Git and GitHub

git is a version control system for maintaining your shared codebase that has very good support for distributed project development. We are requiring use of git for OOSE projects.

Leandro's Git tutorial

Our own Leandro Facchinetti has written an online git tutorial based on his lecture.
  • The animations from his in-class presentation are also available if you are interested, in Keynote and Movie formats.
  • A tutorial document written by Leandro is here.

git tutorials and help resources

There's still a lot more to learn about Git. Here's a list of great references:

git clients

There are three common ways to interact with git: command line, from within your IDE, and via a standalone tool. All modes can be good for some purposes, but you should at least know the command line as you will know exactly what git is doing if you understand the command line.

  • Command line: see Git downloads. This command line also comes with a simple GUI, git gui. Documentation on how to use the command line and the gui are found in the git documentation.
  • Github Desktop is a new Git client developed by GitHub. It is very useful for browsing the commit history and inspecting changes.
  • Eclipse and IntelliJ have git support built-in, see their documentation for how to use it.
  • If you want more options, here is A list of GUIs for you to choose from.

Your project's git repository on GitHub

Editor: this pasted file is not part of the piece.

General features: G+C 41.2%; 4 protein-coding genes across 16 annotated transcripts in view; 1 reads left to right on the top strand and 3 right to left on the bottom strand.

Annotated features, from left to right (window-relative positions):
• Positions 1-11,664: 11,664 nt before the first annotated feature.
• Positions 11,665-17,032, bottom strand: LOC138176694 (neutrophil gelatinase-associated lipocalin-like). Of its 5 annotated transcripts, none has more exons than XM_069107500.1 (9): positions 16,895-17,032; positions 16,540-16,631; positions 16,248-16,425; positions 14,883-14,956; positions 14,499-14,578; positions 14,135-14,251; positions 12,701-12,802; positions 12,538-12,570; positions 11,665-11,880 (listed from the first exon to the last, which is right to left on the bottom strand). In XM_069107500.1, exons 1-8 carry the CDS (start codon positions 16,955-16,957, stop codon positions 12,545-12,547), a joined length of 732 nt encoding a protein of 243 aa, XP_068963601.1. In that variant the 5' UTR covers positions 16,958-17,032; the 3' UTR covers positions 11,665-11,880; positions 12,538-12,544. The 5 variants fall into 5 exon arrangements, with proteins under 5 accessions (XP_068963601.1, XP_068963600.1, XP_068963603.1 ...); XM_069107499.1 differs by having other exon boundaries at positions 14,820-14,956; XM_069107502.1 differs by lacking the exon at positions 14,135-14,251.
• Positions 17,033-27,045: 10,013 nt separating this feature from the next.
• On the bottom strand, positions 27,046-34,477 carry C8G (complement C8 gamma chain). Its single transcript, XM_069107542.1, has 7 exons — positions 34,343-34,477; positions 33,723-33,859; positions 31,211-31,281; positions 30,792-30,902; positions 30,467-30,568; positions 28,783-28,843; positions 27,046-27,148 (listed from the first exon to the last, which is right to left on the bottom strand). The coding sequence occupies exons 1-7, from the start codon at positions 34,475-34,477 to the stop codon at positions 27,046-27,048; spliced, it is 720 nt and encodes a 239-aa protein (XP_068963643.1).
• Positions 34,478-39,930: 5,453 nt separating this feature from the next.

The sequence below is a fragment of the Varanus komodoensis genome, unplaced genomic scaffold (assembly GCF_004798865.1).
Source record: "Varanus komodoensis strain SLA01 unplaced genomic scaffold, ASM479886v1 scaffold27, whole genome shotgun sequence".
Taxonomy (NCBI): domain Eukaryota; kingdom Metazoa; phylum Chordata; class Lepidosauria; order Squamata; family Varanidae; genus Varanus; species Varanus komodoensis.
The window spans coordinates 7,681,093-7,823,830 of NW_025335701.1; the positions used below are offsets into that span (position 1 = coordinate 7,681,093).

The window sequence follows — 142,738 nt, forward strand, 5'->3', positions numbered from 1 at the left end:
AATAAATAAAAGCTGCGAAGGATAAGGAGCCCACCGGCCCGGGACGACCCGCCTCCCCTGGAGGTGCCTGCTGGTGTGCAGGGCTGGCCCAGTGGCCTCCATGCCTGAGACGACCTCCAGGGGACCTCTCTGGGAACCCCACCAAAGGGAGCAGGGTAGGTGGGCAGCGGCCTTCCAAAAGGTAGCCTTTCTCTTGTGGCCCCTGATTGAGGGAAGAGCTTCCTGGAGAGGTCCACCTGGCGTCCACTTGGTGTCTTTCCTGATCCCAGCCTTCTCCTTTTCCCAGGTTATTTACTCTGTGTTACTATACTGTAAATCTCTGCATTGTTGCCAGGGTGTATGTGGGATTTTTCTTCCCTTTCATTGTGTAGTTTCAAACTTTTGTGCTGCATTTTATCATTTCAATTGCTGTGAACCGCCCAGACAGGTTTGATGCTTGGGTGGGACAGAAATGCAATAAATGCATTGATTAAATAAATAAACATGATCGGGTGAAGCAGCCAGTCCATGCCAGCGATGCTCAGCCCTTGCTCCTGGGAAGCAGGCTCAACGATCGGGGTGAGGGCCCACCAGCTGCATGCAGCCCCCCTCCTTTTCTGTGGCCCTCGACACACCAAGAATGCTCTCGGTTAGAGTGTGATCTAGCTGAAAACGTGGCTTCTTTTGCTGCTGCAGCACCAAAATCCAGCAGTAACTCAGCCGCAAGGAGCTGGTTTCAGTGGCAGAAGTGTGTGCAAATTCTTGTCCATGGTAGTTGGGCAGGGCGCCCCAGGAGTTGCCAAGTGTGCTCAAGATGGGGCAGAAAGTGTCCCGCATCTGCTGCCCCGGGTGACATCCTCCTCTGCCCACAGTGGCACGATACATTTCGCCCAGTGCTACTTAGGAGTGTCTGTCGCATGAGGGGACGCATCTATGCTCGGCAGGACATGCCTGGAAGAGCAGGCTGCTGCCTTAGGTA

• We require that group projects use a repository which is hosted on Github under the jhu-oose organization; this allows us to access your codebase as necessary and keep archives of your data.
  • The repositories are by default private.
  • You are required to use this repository as your origin master for the main development branch.
  • Once groups are formed you will be receiving an email inviting you to the repository created for your group on GitHub.

Using GitHub's Issue Tracker

Along with using Gitub for your repository you are required to use the issue tracker to help your project progress forward.

When to make an issue

Create an issue for every:

  • Feature / use-case
  • Bug
  • Enhancement (e.g. refactorings)


  1. It can spark a conversation.
  2. It serves as documentation on what was decided.
  3. It lets people collaborate asynchronously.

What tags to use?

Categorize every issue with tags according to:

  1. Which component(s) it refers to: for example, is this a front-end or a back-end feature?
  2. What's the nature of the issue? Is it a feature or a bug?
  3. It's also common to tag according to difficulty of the issue.

Issues and Milestones

  • Add each issue to a GitHub Milestone. Make each OOSE project iteration a Milestone.
  • Assign someone to issues they are working on. This makes it easy to see what's being worked on. And people don't overlap trying to solve the same problem.
  • Having organized the issues this way, it's easy to come out with many kinds of metrics. For example, there's a progress bar showing how many issues we are done from finishing the next Milestone.

How to use issues with pull requests

See the article here, it covers how to relate Issues and Pull Requests. In summary,

  1. Create an Issue.
  2. Create a Pull Request with mentions the Issue number (e.g. `fixes #3`).
  3. When the Pull Request is merged, the Issue is automatically closed.

Why we are requiring you to use an issue tracker?

Yes, you really must eat your broccoli, its gooood for you!

  1. It's easy to learn and helps projects stay organized
  2. It's commonly used in industry